Dance, Reviews, Stage

SDC’s Countermove (Southbank Theatre, Melbourne)

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With its now famous lampooning of dance critics and the vacuousness of so much contemporary dance, the compelling dance work of young Swedish choreographer Alexander Ekman is a tough act to follow. In this Sydney Dance Company double bill, its artistic director Rafael Bonachela does so with a dark new work which appears to throw all quest for meaning to the shadows.

As for critics, we’re left to tiptoe through interpreting all this without sounding like Ekman’s funny voiceover of the pretentious prat opinionating on the meaning of obscure choreography.

Ekman says he now no longer feels the rage over — even interest in — the sins of critics, but six years ago it drove him to forge Cacti on the younger dancers of the Nederlands Dans Theater. Now 18 companies have performed the work, including the SDC earlier in 2013. No wonder its dancers give it such a slick, finely theatrical appeal in this new showing.

Sixteen dancers sit atop small white-topped platforms as a live quartet of classical musicians move amongst them. Like some Asian temple guardians, they are dressed in black skullcaps and loose pants, their chests bare (the women androgynous in tight skin coloured tops).

Read Ben Neutze’s interview with Alexander Ekman: The Dance World Needs to Change

They explode constantly into rhythmic banging, hand-jiving, martial arts and voguing, either impressively together or in lines sweeping across this draughtboard of slabs. Later, each is presented with their own cacti as some unwelcome gift from the critics. And that wanky voiceover intones — quite perceptively I thought at first! — about the slabs being both platforms of freedom but prisons of control.

So I’m taking no risks saying what Alexander Ekman means …but the surprise is the beauty, high production value and rhythmic sophistication of his satire. He speaks about the need for good entertainment to grab our attention and also achieve an experience essentially meditative. Cacti does that, boosted by Ekman’s own stage and costume design and the inventive shifting cross lighting from Tom Visser. The string quartet backed by an orchestral soundtrack sweeping though Haydn, Beethoven and Schubert further charms and stirs our engagement.

And through that meditation, Ekman shows a wicked sense of humour — and generates our laughter, which is a rare pleasure amongst the usual angst and anxieties of contemporary dance. This is most pointed in a delicious duet from Bernhard Knauer and Charmene Yap, to a voiceover of their own self-involved thoughts as dancers. They may dance together like athletes of beauty but they voice a rehearsal room mundanity which, of course, makes impossible all critical intellectualising. It’s just movement, and engagingly presented at that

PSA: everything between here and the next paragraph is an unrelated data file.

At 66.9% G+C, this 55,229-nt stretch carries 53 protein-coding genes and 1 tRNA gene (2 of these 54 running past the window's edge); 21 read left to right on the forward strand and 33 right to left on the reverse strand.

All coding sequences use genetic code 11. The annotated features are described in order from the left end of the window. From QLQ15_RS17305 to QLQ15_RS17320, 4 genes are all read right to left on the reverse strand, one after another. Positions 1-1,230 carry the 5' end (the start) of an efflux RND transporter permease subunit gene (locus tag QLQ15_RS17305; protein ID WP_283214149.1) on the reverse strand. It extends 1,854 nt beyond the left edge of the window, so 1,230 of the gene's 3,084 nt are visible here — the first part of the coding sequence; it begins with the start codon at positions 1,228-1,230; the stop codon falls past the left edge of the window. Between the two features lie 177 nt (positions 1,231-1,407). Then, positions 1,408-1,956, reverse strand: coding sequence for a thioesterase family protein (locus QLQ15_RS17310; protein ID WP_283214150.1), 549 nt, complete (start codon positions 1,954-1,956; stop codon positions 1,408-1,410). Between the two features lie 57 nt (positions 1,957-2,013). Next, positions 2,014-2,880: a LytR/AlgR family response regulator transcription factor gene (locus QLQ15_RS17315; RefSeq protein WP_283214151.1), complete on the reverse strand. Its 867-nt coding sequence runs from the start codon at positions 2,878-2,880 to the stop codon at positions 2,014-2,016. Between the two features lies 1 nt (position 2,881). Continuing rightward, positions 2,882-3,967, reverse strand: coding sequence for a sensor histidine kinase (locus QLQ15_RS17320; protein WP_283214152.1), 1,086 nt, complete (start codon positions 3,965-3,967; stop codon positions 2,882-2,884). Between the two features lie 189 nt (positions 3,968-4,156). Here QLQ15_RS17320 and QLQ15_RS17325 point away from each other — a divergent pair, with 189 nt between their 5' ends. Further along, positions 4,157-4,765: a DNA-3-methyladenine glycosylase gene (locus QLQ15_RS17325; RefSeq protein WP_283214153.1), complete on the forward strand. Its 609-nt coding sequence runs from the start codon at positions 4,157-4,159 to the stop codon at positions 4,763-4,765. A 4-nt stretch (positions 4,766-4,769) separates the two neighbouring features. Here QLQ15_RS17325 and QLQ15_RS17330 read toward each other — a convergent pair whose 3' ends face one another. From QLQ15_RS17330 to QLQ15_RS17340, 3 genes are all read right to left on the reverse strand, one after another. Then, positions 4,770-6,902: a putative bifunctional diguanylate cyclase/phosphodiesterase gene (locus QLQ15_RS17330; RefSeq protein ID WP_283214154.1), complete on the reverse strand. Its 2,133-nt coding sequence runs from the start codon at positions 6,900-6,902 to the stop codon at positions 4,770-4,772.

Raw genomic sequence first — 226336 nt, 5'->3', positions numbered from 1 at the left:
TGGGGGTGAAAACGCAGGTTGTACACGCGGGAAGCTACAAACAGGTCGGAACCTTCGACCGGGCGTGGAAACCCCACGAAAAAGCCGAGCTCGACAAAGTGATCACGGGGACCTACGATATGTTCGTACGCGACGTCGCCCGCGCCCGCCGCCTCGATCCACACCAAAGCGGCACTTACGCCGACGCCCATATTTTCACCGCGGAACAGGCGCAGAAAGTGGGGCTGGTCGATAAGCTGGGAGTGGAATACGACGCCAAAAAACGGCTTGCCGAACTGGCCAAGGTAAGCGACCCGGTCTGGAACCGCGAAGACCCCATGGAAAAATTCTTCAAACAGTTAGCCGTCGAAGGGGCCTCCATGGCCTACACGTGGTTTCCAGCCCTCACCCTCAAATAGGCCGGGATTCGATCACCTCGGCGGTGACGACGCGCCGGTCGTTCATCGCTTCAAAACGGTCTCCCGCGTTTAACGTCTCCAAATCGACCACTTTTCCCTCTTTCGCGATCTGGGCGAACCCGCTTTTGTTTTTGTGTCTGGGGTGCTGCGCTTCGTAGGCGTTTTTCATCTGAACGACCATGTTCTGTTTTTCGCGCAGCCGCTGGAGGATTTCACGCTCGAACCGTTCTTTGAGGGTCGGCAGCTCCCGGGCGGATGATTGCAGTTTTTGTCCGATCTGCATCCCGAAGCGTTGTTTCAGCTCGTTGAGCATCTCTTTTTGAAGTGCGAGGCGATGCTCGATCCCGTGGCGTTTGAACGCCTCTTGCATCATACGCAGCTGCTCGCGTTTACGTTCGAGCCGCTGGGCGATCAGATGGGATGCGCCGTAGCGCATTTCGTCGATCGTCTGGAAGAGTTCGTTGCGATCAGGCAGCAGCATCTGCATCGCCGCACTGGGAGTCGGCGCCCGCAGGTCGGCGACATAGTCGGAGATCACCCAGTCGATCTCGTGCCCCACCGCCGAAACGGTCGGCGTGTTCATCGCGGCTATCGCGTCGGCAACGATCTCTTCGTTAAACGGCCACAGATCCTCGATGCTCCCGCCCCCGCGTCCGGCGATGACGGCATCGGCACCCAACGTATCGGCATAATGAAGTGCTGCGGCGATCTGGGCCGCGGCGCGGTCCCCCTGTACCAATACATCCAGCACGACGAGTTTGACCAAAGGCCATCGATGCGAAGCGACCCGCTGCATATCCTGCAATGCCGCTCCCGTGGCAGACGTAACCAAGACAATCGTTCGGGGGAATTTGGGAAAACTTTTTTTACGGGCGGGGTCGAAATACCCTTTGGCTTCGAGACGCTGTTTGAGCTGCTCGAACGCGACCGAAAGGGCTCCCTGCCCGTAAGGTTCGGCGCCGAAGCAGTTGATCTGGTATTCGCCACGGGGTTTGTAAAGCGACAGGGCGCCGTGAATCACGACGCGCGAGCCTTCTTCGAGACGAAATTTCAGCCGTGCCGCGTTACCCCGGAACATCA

Oscar Wilde, I think, quipped that an actor’s main job is to evaluate a critic’s work. Ekman, now 31, has moved on from the curse of the critics, but we’re lucky that he got it out of his system with Cacti.

The lighting and music are also stars in following work, Lux Tenebris, (pictured below), in which Rafael Bonachela promises to explore the human encounters which move in and out of light and shadows.

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Stage and lighting designer Benjamin Cisterne carves up the stage into throbbing squares of shadows, sometimes bordered by light, in which the dancers hurl out their limbs and swing each around at speed. Often a square of movement is identical to what is happening in another like some darkly shadowed mirror. While another square is madly danced in as though a prison. Elsewhere, ancient bulbs of light flash intermittent circles of attention through which we glimpse a dancing frenzy.

Driving this forward is the music of Bonachela’s five-time collaborator Nick Wales, studded with the growl of a primordial soundscape. It’s impressive staging and through the shadows Bonachela chooses a high octane, very kinetic choreography.

The hurled limbs, thrashing movements and earth bound crashes eventually appear repetitive and generalised but, with these production values, I remain involved. That cool stately restraint which is typical of Bonachela is here overridden by the energy of his dancers. And the duet between Todd Sutherland and molten-limbed Charmene Yap had real urgency and feeling. The meaning I leave to the shadows.

[box]CounterMove, which features Alexander Ekman’s Cacti and Rafael Bonachela’s Lux Tenebris is at the Southbank Theatre, Melbourne until June 4 and then is on a regional tour through New South Wales, Queensland, Western Australia and the Northern Territory. Main image: A scene from Cacti. Photos by Peter Greig. This review was first published on Daily Review during the Sydney premiere season. [/box]

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